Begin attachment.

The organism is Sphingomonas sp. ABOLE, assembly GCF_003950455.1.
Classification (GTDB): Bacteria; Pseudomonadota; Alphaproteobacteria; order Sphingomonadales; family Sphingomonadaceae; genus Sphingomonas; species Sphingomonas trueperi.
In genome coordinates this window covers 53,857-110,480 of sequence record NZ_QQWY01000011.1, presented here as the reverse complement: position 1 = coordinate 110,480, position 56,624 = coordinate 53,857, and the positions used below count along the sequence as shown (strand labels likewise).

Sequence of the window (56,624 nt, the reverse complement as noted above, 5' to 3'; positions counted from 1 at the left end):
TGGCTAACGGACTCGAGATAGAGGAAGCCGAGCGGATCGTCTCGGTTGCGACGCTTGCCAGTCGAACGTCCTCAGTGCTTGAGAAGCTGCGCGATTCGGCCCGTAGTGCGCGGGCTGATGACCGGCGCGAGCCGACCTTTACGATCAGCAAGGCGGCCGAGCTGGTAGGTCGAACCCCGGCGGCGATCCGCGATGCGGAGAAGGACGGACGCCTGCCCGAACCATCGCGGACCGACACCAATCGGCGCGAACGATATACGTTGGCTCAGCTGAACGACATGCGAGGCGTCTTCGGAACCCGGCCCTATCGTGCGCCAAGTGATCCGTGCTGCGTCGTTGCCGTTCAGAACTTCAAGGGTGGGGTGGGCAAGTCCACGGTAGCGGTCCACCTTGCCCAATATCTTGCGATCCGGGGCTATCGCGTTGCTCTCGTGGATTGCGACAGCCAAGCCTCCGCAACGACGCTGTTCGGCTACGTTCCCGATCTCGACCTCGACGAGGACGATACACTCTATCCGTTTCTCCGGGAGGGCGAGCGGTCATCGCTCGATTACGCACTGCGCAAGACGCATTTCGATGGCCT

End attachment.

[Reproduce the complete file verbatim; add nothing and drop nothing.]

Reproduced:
The organism is Sphingomonas sp. ABOLE, assembly GCF_003950455.1.
Classification (GTDB): Bacteria; Pseudomonadota; Alphaproteobacteria; order Sphingomonadales; family Sphingomonadaceae; genus Sphingomonas; species Sphingomonas trueperi.
In genome coordinates this window covers 53,857-110,480 of sequence record NZ_QQWY01000011.1, presented here as the reverse complement: position 1 = coordinate 110,480, position 56,624 = coordinate 53,857, and the positions used below count along the sequence as shown (strand labels likewise).

Sequence of the window (56,624 nt, the reverse complement as noted above, 5' to 3'; positions counted from 1 at the left end):
TGGCTAACGGACTCGAGATAGAGGAAGCCGAGCGGATCGTCTCGGTTGCGACGCTTGCCAGTCGAACGTCCTCAGTGCTTGAGAAGCTGCGCGATTCGGCCCGTAGTGCGCGGGCTGATGACCGGCGCGAGCCGACCTTTACGATCAGCAAGGCGGCCGAGCTGGTAGGTCGAACCCCGGCGGCGATCCGCGATGCGGAGAAGGACGGACGCCTGCCCGAACCATCGCGGACCGACACCAATCGGCGCGAACGATATACGTTGGCTCAGCTGAACGACATGCGAGGCGTCTTCGGAACCCGGCCCTATCGTGCGCCAAGTGATCCGTGCTGCGTCGTTGCCGTTCAGAACTTCAAGGGTGGGGTGGGCAAGTCCACGGTAGCGGTCCACCTTGCCCAATATCTTGCGATCCGGGGCTATCGCGTTGCTCTCGTGGATTGCGACAGCCAAGCCTCCGCAACGACGCTGTTCGGCTACGTTCCCGATCTCGACCTCGACGAGGACGATACACTCTATCCGTTTCTCCGGGAGGGCGAGCGGTCATCGCTCGATTACGCACTGCGCAAGACGCATTTCGATGGCCT